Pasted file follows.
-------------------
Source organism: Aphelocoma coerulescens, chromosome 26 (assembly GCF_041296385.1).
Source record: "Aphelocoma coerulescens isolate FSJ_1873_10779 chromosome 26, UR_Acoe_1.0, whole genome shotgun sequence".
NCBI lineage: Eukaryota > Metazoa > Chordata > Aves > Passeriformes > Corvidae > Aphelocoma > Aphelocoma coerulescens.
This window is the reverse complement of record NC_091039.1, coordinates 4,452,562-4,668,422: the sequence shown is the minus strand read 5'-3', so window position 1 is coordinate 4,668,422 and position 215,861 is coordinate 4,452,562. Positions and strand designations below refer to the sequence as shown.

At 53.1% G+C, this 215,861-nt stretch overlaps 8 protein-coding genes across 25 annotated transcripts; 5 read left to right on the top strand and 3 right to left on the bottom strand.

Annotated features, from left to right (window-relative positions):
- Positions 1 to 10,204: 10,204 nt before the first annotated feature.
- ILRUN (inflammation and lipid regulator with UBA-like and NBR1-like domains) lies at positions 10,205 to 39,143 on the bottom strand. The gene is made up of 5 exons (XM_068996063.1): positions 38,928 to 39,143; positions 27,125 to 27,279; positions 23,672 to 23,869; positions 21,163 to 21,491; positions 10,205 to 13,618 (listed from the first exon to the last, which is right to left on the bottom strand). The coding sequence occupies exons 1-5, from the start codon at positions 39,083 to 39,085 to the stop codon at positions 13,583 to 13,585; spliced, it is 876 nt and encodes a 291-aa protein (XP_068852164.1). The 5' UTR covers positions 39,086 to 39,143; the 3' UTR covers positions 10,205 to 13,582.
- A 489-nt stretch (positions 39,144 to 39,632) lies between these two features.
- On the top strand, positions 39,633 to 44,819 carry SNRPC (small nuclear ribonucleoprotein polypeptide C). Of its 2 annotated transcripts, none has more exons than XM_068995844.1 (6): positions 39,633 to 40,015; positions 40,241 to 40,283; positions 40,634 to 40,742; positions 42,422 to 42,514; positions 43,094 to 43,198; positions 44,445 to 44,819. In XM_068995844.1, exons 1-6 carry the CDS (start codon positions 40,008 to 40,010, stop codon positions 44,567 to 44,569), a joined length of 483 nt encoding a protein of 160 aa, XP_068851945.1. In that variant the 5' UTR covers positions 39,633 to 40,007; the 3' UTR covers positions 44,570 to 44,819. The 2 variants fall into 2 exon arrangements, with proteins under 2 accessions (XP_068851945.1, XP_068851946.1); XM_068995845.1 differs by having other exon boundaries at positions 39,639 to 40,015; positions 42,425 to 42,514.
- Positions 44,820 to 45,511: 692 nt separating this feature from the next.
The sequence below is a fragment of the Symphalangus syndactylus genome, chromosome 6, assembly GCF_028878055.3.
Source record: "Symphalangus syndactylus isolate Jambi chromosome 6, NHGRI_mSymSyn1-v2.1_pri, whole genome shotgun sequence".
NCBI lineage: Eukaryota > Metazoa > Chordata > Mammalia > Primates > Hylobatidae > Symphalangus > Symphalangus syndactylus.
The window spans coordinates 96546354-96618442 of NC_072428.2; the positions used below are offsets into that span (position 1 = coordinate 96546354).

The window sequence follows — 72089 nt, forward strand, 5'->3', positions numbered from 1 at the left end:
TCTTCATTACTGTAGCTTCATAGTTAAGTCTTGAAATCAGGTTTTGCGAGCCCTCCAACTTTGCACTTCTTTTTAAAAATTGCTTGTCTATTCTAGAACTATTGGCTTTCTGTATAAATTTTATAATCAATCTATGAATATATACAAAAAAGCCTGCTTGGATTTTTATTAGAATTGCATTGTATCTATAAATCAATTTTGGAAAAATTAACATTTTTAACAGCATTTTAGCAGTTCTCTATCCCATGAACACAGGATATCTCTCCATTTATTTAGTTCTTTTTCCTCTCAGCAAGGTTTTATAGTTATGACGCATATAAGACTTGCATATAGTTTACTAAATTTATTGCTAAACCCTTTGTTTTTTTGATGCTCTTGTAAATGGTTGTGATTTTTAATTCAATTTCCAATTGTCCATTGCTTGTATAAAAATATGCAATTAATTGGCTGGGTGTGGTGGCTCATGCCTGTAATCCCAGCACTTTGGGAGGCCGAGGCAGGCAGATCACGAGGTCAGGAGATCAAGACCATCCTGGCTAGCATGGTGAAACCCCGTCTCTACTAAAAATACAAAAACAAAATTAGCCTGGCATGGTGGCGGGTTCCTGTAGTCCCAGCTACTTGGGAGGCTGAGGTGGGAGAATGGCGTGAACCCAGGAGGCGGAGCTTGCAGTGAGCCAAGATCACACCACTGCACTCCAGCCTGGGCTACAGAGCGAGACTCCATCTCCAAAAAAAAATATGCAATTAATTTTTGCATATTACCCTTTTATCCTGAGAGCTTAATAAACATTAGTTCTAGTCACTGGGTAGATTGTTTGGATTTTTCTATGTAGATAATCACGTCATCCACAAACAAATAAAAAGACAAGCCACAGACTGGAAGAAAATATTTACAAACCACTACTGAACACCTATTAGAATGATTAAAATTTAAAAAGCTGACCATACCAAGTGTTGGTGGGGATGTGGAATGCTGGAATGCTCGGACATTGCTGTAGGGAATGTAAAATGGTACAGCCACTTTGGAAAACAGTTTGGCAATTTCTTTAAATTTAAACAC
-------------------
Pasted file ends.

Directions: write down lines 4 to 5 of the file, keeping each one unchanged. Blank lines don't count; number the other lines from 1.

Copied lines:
This window is the reverse complement of record NC_091039.1, coordinates 4,452,562-4,668,422: the sequence shown is the minus strand read 5'-3', so window position 1 is coordinate 4,668,422 and position 215,861 is coordinate 4,452,562. Positions and strand designations below refer to the sequence as shown.

At 53.1% G+C, this 215,861-nt stretch overlaps 8 protein-coding genes across 25 annotated transcripts; 5 read left to right on the top strand and 3 right to left on the bottom strand.